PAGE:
The two types of blood products that are most frequently needed are red blood cells and platelets, according to Dr. Gehrie. 

“The need for platelets is constant because they only last five days after donation. As a result, it’s not really possible to build up a big inventory to draw from in the future because that inventory would just expire in a few days, and so the only thing that sustains the platelet supply are dedicated donors,” Dr. Gehrie said. “With red blood cells, the situation is a little bit different. Red blood cells can last for up to 42 days after being collected.”  

“We have had a declining number of volunteer donors since Covid. The number of donors has not returned to previous levels despite Covid coming under control,” Dr. Jeanie Woo, FACC, a cardiology specialist located in Los Angeles said. “This has caused some delays in getting blood to people who really need it. Specifically, patients with rarer blood types, and patients who require frequent transfusions and then require a search for compatible blood, since they develop antibodies to many types of blood they have already been exposed to.” 

In August of 2023, the Red Cross announced that more gay and bisexual men were eligible to donate blood with the use of a more inclusive risk-based individual assessment to determine whether someone is eligible to give blood, regardless of sexual orientation, sex, or gender. Historically gay and bisexual men were banned from donating.  

“I think we need to reach out to donors. Many kind people are willing to donate, but with remote work now, blood drives at workplaces will yield less donations.” Dr. Woo said in response to the question of how to alleviate the blood shortage to a point the Red Cross and other prominent medical institutions are no longer alarmed. “Also, I think advertising the blood shortage will bring people out. Education that you can’t catch Covid from giving blood. Perhaps some incentives. The same way people are enticed to get their Covid shot, by receiving a ‘give away’ gift if they came in.”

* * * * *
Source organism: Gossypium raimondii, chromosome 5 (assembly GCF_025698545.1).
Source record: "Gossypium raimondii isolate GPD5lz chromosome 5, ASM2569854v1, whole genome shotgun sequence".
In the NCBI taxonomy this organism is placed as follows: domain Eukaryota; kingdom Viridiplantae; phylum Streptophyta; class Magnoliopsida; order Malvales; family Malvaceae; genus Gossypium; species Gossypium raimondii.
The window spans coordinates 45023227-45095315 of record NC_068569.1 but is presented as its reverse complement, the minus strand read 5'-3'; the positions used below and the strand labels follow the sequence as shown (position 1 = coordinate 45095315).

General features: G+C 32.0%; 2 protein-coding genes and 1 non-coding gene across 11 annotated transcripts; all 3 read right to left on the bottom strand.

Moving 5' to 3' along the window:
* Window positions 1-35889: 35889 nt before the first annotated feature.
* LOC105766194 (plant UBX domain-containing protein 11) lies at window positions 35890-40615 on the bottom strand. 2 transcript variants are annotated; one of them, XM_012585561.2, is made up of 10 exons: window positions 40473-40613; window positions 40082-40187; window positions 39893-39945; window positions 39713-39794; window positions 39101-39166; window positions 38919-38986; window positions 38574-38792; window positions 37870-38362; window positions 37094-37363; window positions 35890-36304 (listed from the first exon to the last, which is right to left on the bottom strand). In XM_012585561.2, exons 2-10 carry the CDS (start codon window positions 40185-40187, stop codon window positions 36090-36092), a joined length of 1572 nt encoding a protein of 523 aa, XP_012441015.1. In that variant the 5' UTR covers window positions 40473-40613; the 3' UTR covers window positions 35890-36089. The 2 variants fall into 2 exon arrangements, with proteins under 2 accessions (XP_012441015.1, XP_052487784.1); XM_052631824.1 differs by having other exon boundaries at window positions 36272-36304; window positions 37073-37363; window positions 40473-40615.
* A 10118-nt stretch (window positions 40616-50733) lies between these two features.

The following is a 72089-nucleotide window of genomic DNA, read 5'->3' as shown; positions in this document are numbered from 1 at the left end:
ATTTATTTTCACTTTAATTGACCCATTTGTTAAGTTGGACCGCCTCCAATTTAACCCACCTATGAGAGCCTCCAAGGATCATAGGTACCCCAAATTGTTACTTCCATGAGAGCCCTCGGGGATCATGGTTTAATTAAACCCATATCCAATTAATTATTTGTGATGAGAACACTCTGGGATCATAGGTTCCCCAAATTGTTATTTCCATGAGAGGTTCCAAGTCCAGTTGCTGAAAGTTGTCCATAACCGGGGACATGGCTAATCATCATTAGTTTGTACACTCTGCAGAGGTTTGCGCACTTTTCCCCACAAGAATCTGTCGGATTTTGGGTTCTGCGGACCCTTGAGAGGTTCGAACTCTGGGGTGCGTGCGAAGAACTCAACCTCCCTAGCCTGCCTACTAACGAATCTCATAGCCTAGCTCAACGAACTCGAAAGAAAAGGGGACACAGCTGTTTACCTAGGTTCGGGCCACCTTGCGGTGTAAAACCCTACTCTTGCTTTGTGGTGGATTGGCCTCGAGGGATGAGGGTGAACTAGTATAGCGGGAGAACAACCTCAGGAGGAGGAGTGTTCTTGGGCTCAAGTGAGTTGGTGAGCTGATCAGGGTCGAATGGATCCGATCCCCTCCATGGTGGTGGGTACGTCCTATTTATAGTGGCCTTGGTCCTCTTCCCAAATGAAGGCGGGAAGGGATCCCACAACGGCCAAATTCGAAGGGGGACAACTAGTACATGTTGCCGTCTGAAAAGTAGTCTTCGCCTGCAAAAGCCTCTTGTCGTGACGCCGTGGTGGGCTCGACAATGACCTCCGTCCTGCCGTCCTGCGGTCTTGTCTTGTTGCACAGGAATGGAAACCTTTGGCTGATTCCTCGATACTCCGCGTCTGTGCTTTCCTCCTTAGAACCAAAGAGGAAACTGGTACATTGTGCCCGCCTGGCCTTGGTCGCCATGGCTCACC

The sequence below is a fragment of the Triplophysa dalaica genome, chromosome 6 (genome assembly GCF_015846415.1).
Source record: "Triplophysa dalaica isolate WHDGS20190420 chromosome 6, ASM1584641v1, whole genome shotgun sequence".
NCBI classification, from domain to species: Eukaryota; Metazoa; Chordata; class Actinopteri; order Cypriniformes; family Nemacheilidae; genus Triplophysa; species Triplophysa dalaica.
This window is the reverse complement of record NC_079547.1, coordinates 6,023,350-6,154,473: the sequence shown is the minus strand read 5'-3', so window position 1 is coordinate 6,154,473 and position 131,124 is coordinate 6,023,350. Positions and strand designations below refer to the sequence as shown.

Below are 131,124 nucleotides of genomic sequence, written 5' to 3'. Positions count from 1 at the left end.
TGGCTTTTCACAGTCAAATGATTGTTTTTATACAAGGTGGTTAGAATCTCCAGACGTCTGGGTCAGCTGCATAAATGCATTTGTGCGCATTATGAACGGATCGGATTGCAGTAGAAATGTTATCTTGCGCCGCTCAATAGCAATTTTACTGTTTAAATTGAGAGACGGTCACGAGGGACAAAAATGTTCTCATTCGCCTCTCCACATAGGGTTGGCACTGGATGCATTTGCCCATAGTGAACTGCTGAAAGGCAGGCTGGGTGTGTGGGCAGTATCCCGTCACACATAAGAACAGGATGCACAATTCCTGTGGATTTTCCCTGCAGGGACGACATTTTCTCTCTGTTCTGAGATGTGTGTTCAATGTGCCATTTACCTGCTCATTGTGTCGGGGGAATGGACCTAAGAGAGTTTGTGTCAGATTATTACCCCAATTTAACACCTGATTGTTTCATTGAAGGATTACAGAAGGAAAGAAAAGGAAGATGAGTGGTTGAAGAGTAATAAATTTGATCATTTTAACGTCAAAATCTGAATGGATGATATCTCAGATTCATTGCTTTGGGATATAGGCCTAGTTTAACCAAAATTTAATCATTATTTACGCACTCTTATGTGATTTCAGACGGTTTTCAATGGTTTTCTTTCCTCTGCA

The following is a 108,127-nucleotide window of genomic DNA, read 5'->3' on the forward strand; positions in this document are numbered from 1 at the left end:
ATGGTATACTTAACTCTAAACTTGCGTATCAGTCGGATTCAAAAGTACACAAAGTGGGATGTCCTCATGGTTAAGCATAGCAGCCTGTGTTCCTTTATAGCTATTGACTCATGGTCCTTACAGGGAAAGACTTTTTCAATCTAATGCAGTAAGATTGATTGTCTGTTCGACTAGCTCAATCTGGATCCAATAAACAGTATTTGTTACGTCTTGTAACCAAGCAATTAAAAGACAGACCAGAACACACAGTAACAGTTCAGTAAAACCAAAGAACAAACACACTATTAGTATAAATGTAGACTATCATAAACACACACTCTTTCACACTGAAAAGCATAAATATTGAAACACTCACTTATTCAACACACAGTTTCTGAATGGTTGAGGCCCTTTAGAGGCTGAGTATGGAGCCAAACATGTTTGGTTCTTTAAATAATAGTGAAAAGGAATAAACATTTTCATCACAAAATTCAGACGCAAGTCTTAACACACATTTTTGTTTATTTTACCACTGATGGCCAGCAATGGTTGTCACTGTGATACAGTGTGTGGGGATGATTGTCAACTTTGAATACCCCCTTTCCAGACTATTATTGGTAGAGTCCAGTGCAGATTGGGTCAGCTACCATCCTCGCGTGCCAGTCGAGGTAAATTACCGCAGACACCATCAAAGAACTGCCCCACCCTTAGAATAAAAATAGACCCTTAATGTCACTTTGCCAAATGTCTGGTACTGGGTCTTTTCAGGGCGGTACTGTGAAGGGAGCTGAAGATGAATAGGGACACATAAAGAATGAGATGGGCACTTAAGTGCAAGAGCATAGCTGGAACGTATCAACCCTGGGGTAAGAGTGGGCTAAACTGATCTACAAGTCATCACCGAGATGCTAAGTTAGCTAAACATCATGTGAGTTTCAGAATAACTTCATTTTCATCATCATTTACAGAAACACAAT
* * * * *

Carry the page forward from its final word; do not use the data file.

A blood donor card or driver’s license or two other forms of identification are required for check in at a donation center. Individuals who are 17 years old are eligible in most states, 16 year olds with parental consent where allowed by state law, weigh at least 110 pounds, and are in typically good health may be eligible to donate blood. High school students and other donors 18 years of age and younger have to meet certain height and weight requirements. 

Dr. Woo says that a good way to raise awareness about the shortage is by word of mouth. If someone has donated, they should be telling their friends. Personal recommendations go a long way. 

For more information, questions, or to volunteer, contact Debi Jenkinson at [email protected]. Schedule an appointment now on the Red Cross website at and enter sponsor code FirstUMCSM. Get a $10 e-gift card for any merchant with donors entered to win a $7,000 e-gift card.

Promotional poster provided by the event sponsor.